A Moray community has banded together to cut the grass in a beloved park after becoming fed up about how long it has grown.
A small army of volunteers has put in hard graft at the Doocot Park in New Elgin, which is popular with children who live nearby and football teams.
Locals initially used a sit-on mower to try and tackle the stringy grass at the weekend.
When that failed, a small tractor was called in to help with the efforts yesterday morning before a full-size farm vehicle was used to finish the job in the afternoon.
Meanwhile, a crew armed with strimmers tidied up the edges of the park.
Anger has grown across the region following Moray Council’s decision to cease grass cutting in some areas in order to plug a £10 million budget gap.
Last night volunteers who pitched-in to help explained they were not motivated by anger at the move – but instead out of pride for the community where they live.
Businessman Chris Hay, who runs a building and groundworks firm from New Elgin, said: “I heard that folk were out in the morning.
“They managed to do what they could and I thought we would do the rest.
“We understand the council is low on funds. We’re just doing it out of community spirit to do something to help the people who live here.”
Communities across Moray have taken alternative views on how to keep their most picturesque grassy spots looking their best.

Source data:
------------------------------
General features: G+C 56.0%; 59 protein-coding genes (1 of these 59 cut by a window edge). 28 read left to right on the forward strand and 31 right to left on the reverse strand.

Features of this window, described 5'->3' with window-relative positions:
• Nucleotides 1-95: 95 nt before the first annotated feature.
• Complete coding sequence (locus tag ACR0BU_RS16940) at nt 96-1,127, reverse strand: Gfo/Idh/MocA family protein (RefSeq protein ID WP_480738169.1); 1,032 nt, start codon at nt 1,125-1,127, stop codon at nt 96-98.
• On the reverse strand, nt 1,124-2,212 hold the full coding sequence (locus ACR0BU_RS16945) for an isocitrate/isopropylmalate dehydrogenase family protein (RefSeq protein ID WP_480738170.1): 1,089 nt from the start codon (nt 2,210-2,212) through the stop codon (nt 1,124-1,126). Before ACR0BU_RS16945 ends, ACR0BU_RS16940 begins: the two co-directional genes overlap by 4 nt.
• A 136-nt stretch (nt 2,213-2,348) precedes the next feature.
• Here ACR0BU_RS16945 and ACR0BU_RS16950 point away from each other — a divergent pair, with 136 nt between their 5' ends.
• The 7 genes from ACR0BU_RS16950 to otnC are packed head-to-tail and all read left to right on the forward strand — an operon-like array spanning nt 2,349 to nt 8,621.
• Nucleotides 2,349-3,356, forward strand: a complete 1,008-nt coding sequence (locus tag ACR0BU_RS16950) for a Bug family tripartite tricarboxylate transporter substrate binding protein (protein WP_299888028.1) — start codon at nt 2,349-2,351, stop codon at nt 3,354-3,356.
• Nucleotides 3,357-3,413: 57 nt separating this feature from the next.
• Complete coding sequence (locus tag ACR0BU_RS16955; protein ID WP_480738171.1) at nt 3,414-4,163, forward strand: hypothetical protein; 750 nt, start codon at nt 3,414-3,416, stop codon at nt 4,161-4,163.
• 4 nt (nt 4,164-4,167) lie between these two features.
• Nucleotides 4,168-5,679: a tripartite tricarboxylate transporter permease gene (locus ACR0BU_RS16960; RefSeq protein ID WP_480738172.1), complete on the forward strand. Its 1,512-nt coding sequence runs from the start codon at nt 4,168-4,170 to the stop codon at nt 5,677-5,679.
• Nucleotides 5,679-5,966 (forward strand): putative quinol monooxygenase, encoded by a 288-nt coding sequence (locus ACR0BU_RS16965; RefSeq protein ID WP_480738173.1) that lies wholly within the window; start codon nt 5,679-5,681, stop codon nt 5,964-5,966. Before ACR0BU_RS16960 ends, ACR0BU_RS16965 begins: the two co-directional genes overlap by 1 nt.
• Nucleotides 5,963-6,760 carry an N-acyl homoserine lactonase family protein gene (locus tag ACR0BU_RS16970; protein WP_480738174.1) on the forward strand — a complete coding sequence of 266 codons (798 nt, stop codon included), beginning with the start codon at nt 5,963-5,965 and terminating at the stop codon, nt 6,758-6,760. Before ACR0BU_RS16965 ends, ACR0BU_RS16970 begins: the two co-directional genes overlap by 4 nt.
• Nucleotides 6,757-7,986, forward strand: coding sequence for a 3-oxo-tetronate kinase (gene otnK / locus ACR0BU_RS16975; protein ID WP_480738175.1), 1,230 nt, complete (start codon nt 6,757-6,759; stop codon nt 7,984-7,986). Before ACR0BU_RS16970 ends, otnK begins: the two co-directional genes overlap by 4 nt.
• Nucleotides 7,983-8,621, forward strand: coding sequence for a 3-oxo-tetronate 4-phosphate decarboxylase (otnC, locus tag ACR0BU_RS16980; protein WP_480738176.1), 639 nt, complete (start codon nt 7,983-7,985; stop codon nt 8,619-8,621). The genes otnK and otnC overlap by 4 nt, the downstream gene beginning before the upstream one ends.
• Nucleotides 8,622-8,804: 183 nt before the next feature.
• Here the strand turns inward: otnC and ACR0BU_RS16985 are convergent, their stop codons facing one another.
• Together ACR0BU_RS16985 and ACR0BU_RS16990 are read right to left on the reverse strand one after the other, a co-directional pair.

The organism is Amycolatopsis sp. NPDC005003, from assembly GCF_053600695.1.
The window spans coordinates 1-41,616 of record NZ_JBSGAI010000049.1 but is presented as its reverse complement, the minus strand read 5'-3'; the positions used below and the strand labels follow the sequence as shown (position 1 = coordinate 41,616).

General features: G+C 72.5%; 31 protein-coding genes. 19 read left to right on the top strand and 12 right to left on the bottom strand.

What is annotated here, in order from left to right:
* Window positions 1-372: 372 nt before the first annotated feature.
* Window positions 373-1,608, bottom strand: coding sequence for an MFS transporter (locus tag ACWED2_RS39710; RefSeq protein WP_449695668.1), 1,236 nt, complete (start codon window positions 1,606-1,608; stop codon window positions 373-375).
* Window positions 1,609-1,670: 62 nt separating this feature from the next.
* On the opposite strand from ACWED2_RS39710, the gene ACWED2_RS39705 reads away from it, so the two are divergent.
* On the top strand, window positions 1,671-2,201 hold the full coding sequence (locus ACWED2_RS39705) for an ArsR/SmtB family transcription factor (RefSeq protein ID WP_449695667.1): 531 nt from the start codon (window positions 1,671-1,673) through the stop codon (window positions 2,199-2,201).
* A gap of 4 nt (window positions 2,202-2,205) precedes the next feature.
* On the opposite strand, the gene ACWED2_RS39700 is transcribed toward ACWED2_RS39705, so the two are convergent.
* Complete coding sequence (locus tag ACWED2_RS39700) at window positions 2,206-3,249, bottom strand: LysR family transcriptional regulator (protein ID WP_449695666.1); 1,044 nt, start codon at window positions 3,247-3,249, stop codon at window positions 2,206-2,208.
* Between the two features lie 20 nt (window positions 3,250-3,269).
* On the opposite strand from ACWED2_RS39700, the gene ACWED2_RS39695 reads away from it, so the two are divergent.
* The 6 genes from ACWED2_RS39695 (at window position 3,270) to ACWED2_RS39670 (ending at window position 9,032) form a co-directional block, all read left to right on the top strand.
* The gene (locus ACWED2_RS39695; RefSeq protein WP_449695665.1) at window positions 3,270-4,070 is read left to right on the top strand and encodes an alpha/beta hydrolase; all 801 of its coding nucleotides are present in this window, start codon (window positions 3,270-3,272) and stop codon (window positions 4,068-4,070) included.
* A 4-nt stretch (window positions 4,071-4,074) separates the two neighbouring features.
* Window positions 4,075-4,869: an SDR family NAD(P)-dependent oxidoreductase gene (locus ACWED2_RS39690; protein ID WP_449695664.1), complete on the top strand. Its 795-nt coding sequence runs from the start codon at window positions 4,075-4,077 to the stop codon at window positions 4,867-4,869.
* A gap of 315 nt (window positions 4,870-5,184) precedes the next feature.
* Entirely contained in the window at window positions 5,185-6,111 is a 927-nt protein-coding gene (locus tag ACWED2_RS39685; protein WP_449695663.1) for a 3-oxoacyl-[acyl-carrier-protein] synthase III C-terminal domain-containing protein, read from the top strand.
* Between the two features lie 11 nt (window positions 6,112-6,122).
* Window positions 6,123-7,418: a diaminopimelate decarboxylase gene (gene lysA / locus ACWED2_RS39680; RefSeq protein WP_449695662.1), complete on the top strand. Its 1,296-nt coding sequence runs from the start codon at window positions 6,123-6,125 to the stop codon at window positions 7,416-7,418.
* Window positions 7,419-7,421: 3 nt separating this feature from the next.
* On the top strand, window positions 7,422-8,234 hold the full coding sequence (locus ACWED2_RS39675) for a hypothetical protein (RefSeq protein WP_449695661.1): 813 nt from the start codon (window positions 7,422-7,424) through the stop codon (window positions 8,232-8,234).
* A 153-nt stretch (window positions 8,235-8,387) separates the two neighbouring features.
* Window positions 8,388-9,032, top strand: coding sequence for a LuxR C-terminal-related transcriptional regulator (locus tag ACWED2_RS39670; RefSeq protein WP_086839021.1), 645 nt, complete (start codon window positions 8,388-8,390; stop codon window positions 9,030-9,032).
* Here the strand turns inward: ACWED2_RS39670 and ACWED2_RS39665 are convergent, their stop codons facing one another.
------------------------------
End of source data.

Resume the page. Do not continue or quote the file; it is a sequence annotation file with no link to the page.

Lossiemouth’s community council received an anonymous donation to pay the authority to keep cutting the playing fields, while the Cullen group also paid to ensure Logie Park is maintained until the end of the year.
It is understood other communities have asked for quotes from Moray Council about how much it would cost to see mowers returned to their own parks, while some grass in Forres is also being cut by kind-hearted volunteers.
Councillors unanimously supported reducing grass cutting in the face of huge budget cuts but the authority’s Conservative group has called for it to be looked at again following public outcry.
Elgin City South councillor John Divers said: “The grass cutting has caused upset but it’s either that or jobs going elsewhere.
“The council is getting less money coming in so it has to reduce its costs accordingly.
“It’s good to see the spirit that’s present as nobody wants to see their community look shabby.”